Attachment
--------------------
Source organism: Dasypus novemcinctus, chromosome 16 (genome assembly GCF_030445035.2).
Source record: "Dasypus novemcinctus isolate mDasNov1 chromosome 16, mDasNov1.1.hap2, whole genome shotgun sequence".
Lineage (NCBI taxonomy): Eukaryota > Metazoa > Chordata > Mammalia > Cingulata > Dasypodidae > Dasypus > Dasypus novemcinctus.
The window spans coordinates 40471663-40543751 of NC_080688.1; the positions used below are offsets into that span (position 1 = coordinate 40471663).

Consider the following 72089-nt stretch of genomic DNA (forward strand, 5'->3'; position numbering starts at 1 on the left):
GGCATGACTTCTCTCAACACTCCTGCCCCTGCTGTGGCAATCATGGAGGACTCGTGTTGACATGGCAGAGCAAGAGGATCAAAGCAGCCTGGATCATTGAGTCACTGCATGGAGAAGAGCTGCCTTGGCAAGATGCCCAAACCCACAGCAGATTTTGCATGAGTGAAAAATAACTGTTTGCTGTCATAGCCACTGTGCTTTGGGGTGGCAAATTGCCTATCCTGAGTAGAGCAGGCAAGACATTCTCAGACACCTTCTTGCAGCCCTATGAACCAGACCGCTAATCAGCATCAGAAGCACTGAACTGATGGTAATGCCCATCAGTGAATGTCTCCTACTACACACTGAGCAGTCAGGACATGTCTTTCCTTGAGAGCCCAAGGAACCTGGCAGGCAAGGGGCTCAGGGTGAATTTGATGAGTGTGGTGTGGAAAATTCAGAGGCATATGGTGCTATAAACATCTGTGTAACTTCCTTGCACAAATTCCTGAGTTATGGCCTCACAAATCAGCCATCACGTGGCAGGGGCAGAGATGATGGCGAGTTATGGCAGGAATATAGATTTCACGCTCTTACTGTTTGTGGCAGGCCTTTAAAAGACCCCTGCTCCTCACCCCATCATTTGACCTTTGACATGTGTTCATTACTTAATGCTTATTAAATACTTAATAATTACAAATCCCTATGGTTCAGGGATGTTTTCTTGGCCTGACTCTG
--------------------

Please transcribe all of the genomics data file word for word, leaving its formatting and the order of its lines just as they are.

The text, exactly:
Source organism: Dasypus novemcinctus, chromosome 16 (genome assembly GCF_030445035.2).
Source record: "Dasypus novemcinctus isolate mDasNov1 chromosome 16, mDasNov1.1.hap2, whole genome shotgun sequence".
Lineage (NCBI taxonomy): Eukaryota > Metazoa > Chordata > Mammalia > Cingulata > Dasypodidae > Dasypus > Dasypus novemcinctus.
The window spans coordinates 40471663-40543751 of NC_080688.1; the positions used below are offsets into that span (position 1 = coordinate 40471663).

Consider the following 72089-nt stretch of genomic DNA (forward strand, 5'->3'; position numbering starts at 1 on the left):
GGCATGACTTCTCTCAACACTCCTGCCCCTGCTGTGGCAATCATGGAGGACTCGTGTTGACATGGCAGAGCAAGAGGATCAAAGCAGCCTGGATCATTGAGTCACTGCATGGAGAAGAGCTGCCTTGGCAAGATGCCCAAACCCACAGCAGATTTTGCATGAGTGAAAAATAACTGTTTGCTGTCATAGCCACTGTGCTTTGGGGTGGCAAATTGCCTATCCTGAGTAGAGCAGGCAAGACATTCTCAGACACCTTCTTGCAGCCCTATGAACCAGACCGCTAATCAGCATCAGAAGCACTGAACTGATGGTAATGCCCATCAGTGAATGTCTCCTACTACACACTGAGCAGTCAGGACATGTCTTTCCTTGAGAGCCCAAGGAACCTGGCAGGCAAGGGGCTCAGGGTGAATTTGATGAGTGTGGTGTGGAAAATTCAGAGGCATATGGTGCTATAAACATCTGTGTAACTTCCTTGCACAAATTCCTGAGTTATGGCCTCACAAATCAGCCATCACGTGGCAGGGGCAGAGATGATGGCGAGTTATGGCAGGAATATAGATTTCACGCTCTTACTGTTTGTGGCAGGCCTTTAAAAGACCCCTGCTCCTCACCCCATCATTTGACCTTTGACATGTGTTCATTACTTAATGCTTATTAAATACTTAATAATTACAAATCCCTATGGTTCAGGGATGTTTTCTTGGCCTGACTCTG